I did paint the leather belt with a mix of 2nd Shadow of the Andrea Flesh Paint Set (you can use every brown colour you want for this), additional with a drop of Bestial Brown and a tiny drop of yellow on the brighter parts; for sketching the shadow areas i went into the the mix with a drop of chaos black. I did avoid mixing in a drop of blue or green into the shadows as this would get too much unity to the clothing, all mixed together in this first step on the belt, like mixing colour on a canvas - nah, i did mix in a drop of Yellow Olive in the lowest areas, why? No idea, guess because it was next to the mixing chaos on my wet palette, haha:

Next step was mixing the basic colour a bit brighter with using ... oh gosh, i have no idea. I guess it was a bit of grey and a brighter skintone. It isn't really important what you use to make it brighter, test around, important is that you make it brighter to have a good contrast that you can see when painting tiny scratches or little use on the edges, if you do it with less contrast you will not be able to see it clearly and if you do to much it looks weird. Doing to much isn't too bad, you could soften it with some additional glazes.

I did use a brush with a good tip to paint these little lines to affect the worn look.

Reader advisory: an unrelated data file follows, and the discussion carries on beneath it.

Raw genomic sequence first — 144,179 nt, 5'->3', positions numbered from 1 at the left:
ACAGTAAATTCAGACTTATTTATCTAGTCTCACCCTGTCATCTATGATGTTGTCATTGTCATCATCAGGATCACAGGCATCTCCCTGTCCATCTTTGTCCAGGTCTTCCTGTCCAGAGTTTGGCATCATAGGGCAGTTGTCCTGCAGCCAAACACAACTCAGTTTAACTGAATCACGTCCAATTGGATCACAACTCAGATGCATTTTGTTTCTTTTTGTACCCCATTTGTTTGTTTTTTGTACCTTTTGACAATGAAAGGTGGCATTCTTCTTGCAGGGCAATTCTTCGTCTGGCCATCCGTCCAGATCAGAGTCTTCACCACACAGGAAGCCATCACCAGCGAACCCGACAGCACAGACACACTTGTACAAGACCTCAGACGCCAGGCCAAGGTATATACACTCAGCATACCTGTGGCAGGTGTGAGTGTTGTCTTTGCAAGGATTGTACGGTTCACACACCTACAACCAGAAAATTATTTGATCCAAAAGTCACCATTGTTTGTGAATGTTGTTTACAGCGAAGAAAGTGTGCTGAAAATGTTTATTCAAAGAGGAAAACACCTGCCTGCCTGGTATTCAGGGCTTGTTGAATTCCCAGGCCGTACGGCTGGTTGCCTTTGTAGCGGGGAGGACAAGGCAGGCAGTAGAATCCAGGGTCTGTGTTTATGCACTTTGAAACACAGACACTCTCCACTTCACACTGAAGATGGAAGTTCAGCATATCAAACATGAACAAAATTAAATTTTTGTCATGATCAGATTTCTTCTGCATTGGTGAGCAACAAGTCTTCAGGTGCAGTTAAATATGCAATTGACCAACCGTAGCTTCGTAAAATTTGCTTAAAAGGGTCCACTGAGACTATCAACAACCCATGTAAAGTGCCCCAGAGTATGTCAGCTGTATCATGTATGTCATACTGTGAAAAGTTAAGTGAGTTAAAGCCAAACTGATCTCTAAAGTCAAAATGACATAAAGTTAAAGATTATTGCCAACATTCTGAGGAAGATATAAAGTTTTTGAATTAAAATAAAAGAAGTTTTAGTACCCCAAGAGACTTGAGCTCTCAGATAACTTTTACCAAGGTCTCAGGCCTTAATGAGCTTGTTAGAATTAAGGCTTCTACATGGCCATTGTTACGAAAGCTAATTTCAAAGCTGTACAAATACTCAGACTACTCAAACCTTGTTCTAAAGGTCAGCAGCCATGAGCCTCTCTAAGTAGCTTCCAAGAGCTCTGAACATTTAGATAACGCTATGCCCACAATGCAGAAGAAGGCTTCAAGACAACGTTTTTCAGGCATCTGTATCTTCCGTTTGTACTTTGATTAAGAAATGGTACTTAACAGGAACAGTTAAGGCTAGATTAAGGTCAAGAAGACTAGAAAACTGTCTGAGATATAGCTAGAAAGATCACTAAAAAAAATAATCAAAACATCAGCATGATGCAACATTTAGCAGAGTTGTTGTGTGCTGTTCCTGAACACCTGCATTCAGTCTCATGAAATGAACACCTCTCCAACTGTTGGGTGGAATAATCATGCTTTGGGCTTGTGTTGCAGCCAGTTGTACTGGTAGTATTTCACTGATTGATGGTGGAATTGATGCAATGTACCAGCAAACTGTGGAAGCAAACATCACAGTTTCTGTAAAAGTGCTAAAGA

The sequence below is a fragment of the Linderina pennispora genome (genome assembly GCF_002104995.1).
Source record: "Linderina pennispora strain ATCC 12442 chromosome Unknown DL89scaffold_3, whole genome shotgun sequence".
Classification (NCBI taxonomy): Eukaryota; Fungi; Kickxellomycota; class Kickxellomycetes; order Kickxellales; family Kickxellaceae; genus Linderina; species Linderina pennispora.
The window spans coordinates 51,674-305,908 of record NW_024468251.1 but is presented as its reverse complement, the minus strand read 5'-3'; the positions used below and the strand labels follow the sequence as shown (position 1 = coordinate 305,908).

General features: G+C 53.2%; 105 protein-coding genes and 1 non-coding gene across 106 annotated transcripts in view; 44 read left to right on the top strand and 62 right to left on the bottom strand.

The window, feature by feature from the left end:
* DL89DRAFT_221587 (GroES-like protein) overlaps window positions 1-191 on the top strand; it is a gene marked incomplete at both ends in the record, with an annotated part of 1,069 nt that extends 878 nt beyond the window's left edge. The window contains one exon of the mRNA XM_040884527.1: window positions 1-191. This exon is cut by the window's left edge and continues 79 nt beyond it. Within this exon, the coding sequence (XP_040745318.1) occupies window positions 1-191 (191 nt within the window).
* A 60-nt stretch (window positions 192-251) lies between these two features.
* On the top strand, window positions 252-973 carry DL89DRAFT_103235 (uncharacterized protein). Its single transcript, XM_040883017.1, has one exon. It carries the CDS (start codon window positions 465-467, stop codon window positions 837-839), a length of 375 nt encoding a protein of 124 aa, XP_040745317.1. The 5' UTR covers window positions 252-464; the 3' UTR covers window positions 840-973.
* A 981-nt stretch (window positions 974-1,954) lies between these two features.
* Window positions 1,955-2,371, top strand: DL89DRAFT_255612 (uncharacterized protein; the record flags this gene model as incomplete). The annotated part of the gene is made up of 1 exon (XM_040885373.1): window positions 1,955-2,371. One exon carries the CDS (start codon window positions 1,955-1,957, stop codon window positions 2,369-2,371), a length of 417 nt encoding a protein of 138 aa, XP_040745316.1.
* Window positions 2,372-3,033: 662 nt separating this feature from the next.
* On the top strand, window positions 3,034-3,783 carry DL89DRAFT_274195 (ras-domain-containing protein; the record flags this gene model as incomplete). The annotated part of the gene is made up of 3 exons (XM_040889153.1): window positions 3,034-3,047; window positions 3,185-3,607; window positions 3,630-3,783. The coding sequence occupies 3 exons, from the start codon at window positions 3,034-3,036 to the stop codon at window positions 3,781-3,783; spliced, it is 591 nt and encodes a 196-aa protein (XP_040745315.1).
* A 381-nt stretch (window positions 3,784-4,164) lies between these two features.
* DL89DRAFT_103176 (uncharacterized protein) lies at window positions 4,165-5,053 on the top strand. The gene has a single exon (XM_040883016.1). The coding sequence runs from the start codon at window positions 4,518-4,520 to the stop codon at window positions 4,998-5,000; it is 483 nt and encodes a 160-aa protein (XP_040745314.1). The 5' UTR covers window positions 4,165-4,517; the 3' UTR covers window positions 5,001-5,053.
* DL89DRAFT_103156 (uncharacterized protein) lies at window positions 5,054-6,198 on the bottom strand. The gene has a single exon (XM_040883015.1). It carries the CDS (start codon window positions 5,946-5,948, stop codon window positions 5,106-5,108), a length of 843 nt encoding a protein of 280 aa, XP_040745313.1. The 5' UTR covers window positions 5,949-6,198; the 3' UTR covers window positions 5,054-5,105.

I hope you see what i did and mean... as you can see i did put most of the attention on the edges. Next steps can be some more changes in the basic colour to set the areas more into the light... but the basic thought of painting leather is catched so far. This will bring enormous results to your models, even in 28 mm.

For bringing in a final soft gentle gloss of leater you could use for example some Glazes of thinned brown GW-Washes (for example, Sepia or Devlan Mud). Additional if you want that gloss the be stronger you can mix in a drop of satin varnish into your final glaze. This is not always needed - in the end you choose from your experience you'll get by doing it on your own.

As you can see the most important thing while painting leather is to give the texture some attention.

More Examples of painted leather

Some leather belt, same thoughts behind it, a bit of different colour:

A leather hat, which got worn by time and the close usage near salty sea water - texture!! One of the 2 following pictures is totally wrong with the colours, sorry for that as those photos have been done some while ago in a very fast way... it is about the texture:

A leather belt which went from a yellowish brown tone to a greenish, black brown - additional texture included - 28 mm:

Less texture - more light- and shadow work:

An extreme use of texturizing the material:

Closing words

I hope this article can be a good inspiration for your further leather painting. Sure the results always depend on how long you want to work on that area. You can get good results for the gaming table, but also work out high end leather by the excessive use of texturing, glazing, texturizing again, glazing, working with light, glazing again, texturizing and so on... Give it a try!

Keep on happy painting!